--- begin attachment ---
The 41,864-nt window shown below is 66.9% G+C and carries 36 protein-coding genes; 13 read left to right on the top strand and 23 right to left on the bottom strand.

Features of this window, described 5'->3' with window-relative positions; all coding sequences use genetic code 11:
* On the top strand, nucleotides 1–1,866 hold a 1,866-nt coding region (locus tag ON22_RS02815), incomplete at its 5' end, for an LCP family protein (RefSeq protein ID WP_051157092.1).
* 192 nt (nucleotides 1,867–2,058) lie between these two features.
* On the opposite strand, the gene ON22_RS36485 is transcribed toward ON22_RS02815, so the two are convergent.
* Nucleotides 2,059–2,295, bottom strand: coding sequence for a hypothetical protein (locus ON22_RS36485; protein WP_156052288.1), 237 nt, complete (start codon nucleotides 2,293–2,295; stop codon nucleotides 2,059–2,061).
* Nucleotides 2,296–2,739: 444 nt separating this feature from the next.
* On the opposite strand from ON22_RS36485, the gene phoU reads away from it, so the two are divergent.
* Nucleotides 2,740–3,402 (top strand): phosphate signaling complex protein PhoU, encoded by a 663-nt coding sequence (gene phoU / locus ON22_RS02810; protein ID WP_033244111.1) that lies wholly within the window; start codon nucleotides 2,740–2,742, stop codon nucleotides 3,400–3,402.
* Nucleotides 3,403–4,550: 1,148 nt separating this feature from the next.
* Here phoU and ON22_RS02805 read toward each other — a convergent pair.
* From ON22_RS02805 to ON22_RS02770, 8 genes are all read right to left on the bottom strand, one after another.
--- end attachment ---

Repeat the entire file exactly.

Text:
The 41,864-nt window shown below is 66.9% G+C and carries 36 protein-coding genes; 13 read left to right on the top strand and 23 right to left on the bottom strand.

Features of this window, described 5'->3' with window-relative positions; all coding sequences use genetic code 11:
* On the top strand, nucleotides 1–1,866 hold a 1,866-nt coding region (locus tag ON22_RS02815), incomplete at its 5' end, for an LCP family protein (RefSeq protein ID WP_051157092.1).
* 192 nt (nucleotides 1,867–2,058) lie between these two features.
* On the opposite strand, the gene ON22_RS36485 is transcribed toward ON22_RS02815, so the two are convergent.
* Nucleotides 2,059–2,295, bottom strand: coding sequence for a hypothetical protein (locus ON22_RS36485; protein WP_156052288.1), 237 nt, complete (start codon nucleotides 2,293–2,295; stop codon nucleotides 2,059–2,061).
* Nucleotides 2,296–2,739: 444 nt separating this feature from the next.
* On the opposite strand from ON22_RS36485, the gene phoU reads away from it, so the two are divergent.
* Nucleotides 2,740–3,402 (top strand): phosphate signaling complex protein PhoU, encoded by a 663-nt coding sequence (gene phoU / locus ON22_RS02810; protein ID WP_033244111.1) that lies wholly within the window; start codon nucleotides 2,740–2,742, stop codon nucleotides 3,400–3,402.
* Nucleotides 3,403–4,550: 1,148 nt separating this feature from the next.
* Here phoU and ON22_RS02805 read toward each other — a convergent pair.
* From ON22_RS02805 to ON22_RS02770, 8 genes are all read right to left on the bottom strand, one after another.